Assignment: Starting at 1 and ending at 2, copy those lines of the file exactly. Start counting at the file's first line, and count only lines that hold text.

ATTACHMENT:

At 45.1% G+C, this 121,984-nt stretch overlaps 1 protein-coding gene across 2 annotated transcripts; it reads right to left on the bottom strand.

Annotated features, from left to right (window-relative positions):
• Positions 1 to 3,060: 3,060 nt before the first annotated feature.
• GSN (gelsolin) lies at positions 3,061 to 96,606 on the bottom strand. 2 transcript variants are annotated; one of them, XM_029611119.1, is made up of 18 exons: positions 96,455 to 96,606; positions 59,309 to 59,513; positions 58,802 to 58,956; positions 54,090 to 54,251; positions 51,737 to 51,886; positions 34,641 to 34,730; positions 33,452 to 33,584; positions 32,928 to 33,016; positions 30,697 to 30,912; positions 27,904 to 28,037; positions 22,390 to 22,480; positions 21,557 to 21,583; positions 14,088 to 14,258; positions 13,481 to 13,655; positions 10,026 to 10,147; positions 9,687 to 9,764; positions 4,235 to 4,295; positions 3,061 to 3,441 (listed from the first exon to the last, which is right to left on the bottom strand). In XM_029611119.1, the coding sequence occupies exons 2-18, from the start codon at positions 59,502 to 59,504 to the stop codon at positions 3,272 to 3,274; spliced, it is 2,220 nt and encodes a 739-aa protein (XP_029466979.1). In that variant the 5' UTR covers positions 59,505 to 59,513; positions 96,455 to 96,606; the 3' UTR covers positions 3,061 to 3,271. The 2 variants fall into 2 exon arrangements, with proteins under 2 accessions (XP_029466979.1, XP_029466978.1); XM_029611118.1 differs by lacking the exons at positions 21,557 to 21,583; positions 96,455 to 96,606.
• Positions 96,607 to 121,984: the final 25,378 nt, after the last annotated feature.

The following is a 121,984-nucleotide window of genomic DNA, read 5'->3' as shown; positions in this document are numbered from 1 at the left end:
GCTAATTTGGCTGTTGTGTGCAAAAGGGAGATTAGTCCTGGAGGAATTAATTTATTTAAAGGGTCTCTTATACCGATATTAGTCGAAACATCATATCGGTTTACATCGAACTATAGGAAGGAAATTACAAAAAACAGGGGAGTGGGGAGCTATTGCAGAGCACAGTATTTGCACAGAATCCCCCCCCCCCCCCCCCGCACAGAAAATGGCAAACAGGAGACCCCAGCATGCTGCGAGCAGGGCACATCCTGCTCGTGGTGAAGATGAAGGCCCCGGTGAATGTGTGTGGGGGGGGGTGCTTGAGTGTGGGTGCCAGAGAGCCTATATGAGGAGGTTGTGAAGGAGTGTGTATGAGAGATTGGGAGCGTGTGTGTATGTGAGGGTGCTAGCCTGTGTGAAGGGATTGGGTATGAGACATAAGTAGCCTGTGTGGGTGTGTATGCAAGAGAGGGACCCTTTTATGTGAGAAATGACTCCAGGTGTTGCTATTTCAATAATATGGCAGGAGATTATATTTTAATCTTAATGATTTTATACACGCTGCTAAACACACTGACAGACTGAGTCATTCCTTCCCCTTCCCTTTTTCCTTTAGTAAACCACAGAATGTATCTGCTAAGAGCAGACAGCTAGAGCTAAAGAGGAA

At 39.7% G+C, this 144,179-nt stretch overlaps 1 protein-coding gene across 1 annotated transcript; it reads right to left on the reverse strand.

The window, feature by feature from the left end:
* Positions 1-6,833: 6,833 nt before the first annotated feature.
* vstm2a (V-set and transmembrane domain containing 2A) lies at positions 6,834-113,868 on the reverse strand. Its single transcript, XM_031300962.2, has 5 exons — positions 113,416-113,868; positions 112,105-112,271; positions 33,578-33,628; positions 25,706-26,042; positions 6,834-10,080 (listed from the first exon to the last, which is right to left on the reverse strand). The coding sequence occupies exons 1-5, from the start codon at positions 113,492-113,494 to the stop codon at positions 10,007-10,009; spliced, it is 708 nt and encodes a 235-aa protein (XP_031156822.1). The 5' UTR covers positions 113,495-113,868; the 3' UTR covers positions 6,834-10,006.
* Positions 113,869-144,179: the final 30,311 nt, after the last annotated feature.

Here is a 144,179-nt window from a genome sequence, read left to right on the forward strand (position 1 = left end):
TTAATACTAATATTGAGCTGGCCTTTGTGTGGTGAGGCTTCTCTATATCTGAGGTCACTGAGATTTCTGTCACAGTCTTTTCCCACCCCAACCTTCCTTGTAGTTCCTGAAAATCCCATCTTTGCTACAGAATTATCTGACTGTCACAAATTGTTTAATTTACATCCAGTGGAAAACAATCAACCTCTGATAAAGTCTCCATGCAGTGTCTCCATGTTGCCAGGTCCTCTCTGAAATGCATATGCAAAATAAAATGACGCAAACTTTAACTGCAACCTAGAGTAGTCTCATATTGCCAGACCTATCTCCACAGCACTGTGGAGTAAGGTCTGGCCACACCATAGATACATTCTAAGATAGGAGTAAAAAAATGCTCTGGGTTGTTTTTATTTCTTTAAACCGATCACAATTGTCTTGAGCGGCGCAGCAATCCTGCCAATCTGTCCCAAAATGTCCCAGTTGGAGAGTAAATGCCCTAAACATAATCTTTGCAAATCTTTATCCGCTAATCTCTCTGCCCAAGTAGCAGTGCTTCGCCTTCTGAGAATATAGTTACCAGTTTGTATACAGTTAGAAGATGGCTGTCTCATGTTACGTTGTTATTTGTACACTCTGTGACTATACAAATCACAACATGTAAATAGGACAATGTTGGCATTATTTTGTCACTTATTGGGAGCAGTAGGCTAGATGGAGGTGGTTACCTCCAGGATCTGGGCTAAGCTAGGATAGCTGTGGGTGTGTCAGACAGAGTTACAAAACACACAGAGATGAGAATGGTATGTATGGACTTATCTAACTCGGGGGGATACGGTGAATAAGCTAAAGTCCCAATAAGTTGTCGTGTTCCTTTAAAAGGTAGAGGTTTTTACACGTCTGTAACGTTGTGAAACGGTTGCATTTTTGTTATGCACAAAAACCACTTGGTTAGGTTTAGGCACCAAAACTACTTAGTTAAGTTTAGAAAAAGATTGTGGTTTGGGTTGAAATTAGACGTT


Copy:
At 45.1% G+C, this 121,984-nt stretch overlaps 1 protein-coding gene across 2 annotated transcripts; it reads right to left on the bottom strand.

Annotated features, from left to right (window-relative positions):